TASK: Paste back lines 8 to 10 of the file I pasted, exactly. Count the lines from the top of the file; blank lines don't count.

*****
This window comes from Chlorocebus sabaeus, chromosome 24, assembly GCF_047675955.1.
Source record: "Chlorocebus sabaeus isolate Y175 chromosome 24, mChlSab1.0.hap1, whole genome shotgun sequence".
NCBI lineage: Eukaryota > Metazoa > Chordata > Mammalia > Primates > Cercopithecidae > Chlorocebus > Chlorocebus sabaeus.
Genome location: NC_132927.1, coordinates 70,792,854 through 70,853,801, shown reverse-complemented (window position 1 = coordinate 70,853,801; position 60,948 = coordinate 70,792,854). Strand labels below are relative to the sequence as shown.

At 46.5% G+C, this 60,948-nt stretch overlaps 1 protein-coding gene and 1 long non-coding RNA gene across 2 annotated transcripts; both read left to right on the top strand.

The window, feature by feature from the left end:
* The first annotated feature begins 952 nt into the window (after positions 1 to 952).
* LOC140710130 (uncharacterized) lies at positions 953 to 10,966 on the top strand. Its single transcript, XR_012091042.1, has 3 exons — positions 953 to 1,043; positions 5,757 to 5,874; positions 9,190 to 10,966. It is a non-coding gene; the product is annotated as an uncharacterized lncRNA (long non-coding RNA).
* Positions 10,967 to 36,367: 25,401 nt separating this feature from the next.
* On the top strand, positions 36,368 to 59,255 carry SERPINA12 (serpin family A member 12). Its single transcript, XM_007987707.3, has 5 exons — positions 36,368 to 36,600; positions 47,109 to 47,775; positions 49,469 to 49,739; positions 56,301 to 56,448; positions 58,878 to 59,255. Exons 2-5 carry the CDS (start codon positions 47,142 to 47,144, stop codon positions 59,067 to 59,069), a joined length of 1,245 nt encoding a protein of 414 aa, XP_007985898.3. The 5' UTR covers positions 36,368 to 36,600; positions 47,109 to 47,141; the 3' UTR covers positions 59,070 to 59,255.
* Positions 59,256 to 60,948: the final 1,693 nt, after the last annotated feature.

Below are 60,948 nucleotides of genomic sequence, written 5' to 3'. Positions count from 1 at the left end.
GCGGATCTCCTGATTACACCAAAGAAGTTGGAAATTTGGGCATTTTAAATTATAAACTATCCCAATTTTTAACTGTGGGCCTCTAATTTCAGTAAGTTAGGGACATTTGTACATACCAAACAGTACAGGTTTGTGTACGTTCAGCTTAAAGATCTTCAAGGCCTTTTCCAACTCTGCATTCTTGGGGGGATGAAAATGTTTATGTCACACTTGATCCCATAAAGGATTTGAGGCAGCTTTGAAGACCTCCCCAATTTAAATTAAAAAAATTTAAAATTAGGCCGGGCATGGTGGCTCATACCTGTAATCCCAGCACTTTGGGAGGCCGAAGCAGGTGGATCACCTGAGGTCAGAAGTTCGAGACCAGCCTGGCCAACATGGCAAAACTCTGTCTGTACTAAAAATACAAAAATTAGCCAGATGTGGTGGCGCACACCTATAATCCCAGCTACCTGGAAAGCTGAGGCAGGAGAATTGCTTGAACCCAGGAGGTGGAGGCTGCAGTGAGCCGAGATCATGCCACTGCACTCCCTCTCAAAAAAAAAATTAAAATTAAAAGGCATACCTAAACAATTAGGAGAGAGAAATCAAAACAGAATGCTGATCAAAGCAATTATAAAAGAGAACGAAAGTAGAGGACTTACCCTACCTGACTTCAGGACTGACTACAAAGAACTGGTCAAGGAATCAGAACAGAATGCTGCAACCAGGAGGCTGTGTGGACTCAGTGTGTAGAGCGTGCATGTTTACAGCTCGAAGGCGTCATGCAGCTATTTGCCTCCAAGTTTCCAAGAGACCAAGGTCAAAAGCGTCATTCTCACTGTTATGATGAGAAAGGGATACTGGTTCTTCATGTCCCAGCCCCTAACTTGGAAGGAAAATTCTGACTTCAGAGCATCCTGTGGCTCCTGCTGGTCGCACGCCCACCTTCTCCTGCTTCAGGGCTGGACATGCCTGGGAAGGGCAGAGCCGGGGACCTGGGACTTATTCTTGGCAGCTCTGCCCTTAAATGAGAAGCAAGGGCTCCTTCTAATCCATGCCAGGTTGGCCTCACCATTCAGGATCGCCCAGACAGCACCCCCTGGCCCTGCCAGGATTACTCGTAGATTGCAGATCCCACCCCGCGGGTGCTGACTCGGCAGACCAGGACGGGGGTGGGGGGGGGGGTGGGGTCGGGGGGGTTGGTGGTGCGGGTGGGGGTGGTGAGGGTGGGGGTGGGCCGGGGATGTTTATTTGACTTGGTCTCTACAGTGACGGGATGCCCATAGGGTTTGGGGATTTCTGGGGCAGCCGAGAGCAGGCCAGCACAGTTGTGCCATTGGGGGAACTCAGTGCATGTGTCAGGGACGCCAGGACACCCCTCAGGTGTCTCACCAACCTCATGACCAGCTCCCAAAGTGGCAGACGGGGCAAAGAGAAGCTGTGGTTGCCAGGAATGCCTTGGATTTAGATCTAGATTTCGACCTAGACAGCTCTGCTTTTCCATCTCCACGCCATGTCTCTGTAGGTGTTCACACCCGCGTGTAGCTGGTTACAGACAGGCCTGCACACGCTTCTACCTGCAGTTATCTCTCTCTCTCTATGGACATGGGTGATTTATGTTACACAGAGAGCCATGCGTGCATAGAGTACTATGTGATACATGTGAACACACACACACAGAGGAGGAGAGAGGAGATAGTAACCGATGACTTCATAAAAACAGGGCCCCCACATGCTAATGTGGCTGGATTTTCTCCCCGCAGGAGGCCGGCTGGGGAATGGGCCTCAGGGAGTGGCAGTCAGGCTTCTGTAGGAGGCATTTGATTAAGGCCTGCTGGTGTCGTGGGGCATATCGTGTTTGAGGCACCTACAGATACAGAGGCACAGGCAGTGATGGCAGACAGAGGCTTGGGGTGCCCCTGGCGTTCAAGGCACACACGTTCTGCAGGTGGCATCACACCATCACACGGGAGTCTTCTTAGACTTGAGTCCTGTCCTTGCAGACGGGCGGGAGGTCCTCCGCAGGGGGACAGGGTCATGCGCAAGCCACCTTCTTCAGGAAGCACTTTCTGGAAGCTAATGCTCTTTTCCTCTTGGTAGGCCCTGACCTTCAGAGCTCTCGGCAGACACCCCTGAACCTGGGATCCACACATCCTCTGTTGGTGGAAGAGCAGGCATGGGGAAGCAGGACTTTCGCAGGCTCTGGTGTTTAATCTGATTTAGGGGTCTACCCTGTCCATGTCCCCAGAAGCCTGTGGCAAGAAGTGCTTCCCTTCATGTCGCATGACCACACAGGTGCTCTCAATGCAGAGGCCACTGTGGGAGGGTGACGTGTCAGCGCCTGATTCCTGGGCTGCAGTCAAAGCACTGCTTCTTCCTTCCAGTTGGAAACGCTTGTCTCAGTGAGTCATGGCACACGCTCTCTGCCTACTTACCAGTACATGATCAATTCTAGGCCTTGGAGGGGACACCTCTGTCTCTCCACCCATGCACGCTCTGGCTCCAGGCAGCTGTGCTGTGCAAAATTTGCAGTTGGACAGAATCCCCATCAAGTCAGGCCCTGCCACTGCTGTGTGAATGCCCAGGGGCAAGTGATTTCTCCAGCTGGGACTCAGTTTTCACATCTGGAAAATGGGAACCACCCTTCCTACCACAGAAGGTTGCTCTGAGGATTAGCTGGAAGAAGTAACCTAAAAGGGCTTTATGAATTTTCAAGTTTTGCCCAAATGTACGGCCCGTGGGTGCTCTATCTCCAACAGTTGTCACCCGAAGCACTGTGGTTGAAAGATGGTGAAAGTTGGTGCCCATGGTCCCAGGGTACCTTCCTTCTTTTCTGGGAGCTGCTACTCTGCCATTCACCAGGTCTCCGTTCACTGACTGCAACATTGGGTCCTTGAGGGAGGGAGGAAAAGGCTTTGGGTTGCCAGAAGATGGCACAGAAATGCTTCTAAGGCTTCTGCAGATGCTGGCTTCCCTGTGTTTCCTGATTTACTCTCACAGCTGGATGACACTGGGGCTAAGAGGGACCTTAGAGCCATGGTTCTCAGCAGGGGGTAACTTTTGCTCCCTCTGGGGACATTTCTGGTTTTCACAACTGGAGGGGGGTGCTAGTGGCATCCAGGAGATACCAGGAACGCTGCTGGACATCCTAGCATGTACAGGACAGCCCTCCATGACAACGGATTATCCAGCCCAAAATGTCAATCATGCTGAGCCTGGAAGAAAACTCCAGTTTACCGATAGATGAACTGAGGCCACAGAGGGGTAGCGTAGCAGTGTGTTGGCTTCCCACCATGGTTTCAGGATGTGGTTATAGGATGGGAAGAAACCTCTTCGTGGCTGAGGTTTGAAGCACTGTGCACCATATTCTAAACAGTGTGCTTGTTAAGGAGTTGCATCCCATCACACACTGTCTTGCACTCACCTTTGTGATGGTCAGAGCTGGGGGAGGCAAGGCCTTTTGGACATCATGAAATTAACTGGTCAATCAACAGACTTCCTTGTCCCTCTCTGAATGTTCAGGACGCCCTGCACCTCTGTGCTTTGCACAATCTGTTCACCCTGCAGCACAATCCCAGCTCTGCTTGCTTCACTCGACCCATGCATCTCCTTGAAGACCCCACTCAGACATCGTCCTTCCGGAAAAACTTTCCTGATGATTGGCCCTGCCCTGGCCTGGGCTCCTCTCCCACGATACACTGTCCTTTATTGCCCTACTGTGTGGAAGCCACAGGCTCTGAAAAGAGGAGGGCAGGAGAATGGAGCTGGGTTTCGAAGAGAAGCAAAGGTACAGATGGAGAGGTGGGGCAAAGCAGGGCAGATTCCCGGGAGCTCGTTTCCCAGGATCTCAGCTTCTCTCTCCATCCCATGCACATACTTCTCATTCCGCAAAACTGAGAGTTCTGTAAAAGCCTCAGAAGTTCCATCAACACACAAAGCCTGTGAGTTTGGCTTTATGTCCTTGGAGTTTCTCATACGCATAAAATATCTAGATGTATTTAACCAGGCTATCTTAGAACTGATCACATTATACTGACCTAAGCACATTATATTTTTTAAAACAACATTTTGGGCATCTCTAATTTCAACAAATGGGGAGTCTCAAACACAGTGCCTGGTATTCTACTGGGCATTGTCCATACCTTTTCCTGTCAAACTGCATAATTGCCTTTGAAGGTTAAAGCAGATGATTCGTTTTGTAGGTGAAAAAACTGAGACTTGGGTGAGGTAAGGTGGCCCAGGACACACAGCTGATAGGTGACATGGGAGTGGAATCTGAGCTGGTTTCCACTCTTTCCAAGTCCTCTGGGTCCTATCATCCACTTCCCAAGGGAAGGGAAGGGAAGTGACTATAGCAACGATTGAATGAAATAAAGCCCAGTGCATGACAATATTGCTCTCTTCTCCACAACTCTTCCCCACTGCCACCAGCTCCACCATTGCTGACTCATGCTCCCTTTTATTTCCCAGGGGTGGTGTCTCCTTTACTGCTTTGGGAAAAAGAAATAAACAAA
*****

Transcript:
* LOC140710130 (uncharacterized) lies at positions 953 to 10,966 on the top strand. Its single transcript, XR_012091042.1, has 3 exons — positions 953 to 1,043; positions 5,757 to 5,874; positions 9,190 to 10,966. It is a non-coding gene; the product is annotated as an uncharacterized lncRNA (long non-coding RNA).
* Positions 10,967 to 36,367: 25,401 nt separating this feature from the next.
* On the top strand, positions 36,368 to 59,255 carry SERPINA12 (serpin family A member 12). Its single transcript, XM_007987707.3, has 5 exons — positions 36,368 to 36,600; positions 47,109 to 47,775; positions 49,469 to 49,739; positions 56,301 to 56,448; positions 58,878 to 59,255. Exons 2-5 carry the CDS (start codon positions 47,142 to 47,144, stop codon positions 59,067 to 59,069), a joined length of 1,245 nt encoding a protein of 414 aa, XP_007985898.3. The 5' UTR covers positions 36,368 to 36,600; positions 47,109 to 47,141; the 3' UTR covers positions 59,070 to 59,255.